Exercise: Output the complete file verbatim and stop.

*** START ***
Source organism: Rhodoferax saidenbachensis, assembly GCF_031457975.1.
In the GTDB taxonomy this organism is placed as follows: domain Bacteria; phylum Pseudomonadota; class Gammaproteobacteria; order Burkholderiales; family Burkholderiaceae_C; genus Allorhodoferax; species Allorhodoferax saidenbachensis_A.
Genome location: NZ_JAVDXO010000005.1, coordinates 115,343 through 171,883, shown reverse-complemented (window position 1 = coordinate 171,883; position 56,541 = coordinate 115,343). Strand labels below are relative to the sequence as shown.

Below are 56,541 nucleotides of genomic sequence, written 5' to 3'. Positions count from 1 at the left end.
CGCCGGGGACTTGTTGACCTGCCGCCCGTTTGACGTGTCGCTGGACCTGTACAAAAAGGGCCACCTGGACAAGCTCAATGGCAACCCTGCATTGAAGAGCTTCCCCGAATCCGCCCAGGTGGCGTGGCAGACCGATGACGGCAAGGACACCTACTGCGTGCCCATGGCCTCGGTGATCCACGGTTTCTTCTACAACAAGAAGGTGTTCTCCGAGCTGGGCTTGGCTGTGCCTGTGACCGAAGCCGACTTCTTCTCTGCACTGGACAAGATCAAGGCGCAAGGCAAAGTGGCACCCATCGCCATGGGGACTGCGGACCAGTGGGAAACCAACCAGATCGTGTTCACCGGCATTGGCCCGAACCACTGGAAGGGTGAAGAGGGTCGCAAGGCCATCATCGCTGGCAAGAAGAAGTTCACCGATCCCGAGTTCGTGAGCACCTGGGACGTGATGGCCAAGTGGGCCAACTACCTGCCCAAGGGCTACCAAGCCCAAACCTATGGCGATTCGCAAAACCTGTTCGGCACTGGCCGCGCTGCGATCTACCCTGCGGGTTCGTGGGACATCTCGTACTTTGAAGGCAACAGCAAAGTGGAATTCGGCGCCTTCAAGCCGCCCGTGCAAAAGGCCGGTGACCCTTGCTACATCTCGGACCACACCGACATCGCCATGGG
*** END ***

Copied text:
Source organism: Rhodoferax saidenbachensis, assembly GCF_031457975.1.
In the GTDB taxonomy this organism is placed as follows: domain Bacteria; phylum Pseudomonadota; class Gammaproteobacteria; order Burkholderiales; family Burkholderiaceae_C; genus Allorhodoferax; species Allorhodoferax saidenbachensis_A.
Genome location: NZ_JAVDXO010000005.1, coordinates 115,343 through 171,883, shown reverse-complemented (window position 1 = coordinate 171,883; position 56,541 = coordinate 115,343). Strand labels below are relative to the sequence as shown.

Below are 56,541 nucleotides of genomic sequence, written 5' to 3'. Positions count from 1 at the left end.
CGCCGGGGACTTGTTGACCTGCCGCCCGTTTGACGTGTCGCTGGACCTGTACAAAAAGGGCCACCTGGACAAGCTCAATGGCAACCCTGCATTGAAGAGCTTCCCCGAATCCGCCCAGGTGGCGTGGCAGACCGATGACGGCAAGGACACCTACTGCGTGCCCATGGCCTCGGTGATCCACGGTTTCTTCTACAACAAGAAGGTGTTCTCCGAGCTGGGCTTGGCTGTGCCTGTGACCGAAGCCGACTTCTTCTCTGCACTGGACAAGATCAAGGCGCAAGGCAAAGTGGCACCCATCGCCATGGGGACTGCGGACCAGTGGGAAACCAACCAGATCGTGTTCACCGGCATTGGCCCGAACCACTGGAAGGGTGAAGAGGGTCGCAAGGCCATCATCGCTGGCAAGAAGAAGTTCACCGATCCCGAGTTCGTGAGCACCTGGGACGTGATGGCCAAGTGGGCCAACTACCTGCCCAAGGGCTACCAAGCCCAAACCTATGGCGATTCGCAAAACCTGTTCGGCACTGGCCGCGCTGCGATCTACCCTGCGGGTTCGTGGGACATCTCGTACTTTGAAGGCAACAGCAAAGTGGAATTCGGCGCCTTCAAGCCGCCCGTGCAAAAGGCCGGTGACCCTTGCTACATCTCGGACCACACCGACATCGCCATGGG